By Desson Thomson
Washington Post Staff Writer
Friday, June 18, 2004
MAYBE THIS will be a Trivial Pursuit question one day: What movie featured Jackie Chan, Steve Coogan and a certain Californian governor? The answer is "Around the World in 80 Days," an all-star remake of the David Niven film of the 1950s, which is energetic if nothing else. And yes, it is definitely nothing else.
There's no use lamenting, for the ninth or 10th time, Chan's complete blandification into almost embarrassing childishness for Hollywood. As Lau Xing, a Chinese villager caught up in a globe-traveling stunt, you don't even need to guess at his persona. It has become the same, picture in, picture out. Once Asia's most exciting stunt-performer, he's now "delightful," "goofy" and "never far from a smile."
This much can be lamented for the first time. Coogan, one of England's funniest comedians, seems to have immediately sold himself to the lowest bidder. As Phileas Fogg, an inventor who bets the imperious Lord Kelvin (Jim Broadbent), head of the Royal Academy of Science, that he can traverse the globe in 80 days, he's about as funny as wet bread.
Lau has come to London to retrieve a jade Buddha stolen from his home village. He wrests it from the evil Gen. Fang (Karen Mok doing her best to keep the world well supplied in Asian cliches) and to avoid the London bobbies chasing him, runs into Phileas. To cut some dreary exposition short, Phileas mistakenly names him Passepartout and enlists him to accompany him on the world-traveling venture, which includes trains and balloons. This is good for "Passepartout," who could use a ride home on that balloon.
Joining up with wacky Frenchwoman Monique (Cecile De France, whose only purpose in the movie is to attract French audiences when this movie is dumped on the European recycle market) and chased by Fang's Black Scorpions, they try to make it back to London in time. During the journey, they do, indeed, bump into Arnold Schwarzenegger, who plays Prince Hapi, a royal Turkish womanizer. Of course, this lusty role is just going to play into some lingering rumors about Arnold. So let me be the first to say: Arnold is definitely not Turkish.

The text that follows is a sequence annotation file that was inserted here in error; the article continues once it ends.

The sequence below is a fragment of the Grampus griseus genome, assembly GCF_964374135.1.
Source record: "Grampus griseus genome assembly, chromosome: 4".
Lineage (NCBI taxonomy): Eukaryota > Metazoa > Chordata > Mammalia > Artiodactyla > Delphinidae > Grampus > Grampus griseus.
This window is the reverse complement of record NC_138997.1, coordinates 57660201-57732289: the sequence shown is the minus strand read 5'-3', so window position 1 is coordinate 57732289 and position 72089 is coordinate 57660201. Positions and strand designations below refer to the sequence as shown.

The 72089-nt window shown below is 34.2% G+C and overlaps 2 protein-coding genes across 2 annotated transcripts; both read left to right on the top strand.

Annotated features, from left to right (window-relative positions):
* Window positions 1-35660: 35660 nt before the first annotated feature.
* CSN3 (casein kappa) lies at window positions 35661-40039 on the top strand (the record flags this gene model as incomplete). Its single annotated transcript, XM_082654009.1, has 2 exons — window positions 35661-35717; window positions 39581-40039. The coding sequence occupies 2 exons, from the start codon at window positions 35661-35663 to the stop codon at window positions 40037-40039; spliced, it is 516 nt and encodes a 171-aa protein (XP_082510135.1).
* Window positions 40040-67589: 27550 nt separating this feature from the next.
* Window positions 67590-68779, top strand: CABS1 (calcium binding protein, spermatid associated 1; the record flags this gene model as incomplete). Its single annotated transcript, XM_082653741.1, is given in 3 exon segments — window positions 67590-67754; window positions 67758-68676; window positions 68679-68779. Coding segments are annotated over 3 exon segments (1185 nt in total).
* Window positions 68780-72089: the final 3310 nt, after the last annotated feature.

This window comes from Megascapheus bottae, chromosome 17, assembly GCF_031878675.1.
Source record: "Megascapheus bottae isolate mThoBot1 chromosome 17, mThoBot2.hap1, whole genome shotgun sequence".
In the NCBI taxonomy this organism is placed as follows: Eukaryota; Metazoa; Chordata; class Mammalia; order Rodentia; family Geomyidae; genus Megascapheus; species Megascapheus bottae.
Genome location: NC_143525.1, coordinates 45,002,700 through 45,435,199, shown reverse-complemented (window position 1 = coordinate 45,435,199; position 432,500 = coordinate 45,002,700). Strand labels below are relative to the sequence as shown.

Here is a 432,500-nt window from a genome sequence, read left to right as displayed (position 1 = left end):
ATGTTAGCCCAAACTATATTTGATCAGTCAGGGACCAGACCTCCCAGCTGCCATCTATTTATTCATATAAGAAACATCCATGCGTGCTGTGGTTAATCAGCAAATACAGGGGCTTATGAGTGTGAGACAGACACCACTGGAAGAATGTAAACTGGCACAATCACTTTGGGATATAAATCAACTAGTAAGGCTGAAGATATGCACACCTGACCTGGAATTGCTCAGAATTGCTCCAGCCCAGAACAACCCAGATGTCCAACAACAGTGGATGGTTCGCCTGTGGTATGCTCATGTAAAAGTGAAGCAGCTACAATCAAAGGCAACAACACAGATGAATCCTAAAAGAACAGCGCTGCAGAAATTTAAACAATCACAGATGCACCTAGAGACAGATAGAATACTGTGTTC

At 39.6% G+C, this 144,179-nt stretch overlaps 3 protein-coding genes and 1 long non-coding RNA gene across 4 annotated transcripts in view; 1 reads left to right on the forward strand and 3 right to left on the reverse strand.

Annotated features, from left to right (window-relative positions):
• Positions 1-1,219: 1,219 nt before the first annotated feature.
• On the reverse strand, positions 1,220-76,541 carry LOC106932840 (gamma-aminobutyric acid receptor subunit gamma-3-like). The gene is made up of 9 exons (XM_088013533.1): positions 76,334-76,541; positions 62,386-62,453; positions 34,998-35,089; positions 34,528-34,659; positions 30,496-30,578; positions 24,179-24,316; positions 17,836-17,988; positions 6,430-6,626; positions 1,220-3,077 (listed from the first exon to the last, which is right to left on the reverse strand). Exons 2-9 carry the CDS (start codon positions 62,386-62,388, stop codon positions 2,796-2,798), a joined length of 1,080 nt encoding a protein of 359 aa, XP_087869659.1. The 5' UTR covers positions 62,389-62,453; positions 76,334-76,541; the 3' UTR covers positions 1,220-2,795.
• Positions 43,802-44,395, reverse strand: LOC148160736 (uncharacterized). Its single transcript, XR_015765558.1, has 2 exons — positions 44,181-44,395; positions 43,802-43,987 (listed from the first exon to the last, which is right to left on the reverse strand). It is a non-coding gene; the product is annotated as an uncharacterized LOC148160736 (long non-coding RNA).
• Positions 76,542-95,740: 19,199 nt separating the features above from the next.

The gags are physical but rarely funny. This will ensure delight among the very young but precious few others, I would wager. And Chan continues to strain himself to the point of bursting major blood vessels to be rubbery and obsequious. There's nothing more to say, except list a few cameos. If Chan's in a movie, you can almost be sure that Owen Wilson and Luke Wilson (playing the Wright brothers) ain't far behind. And let us not fail to mention the highly significant role that Rob Schneider enjoys as a San Francisco homeless person who teaches the temporarily destitute Phileas how to make money on the street. And just to round off the list of cameos gone to mush, there's John Cleese playing a London bobby, just for a moment. Now for something completely different, this ain't.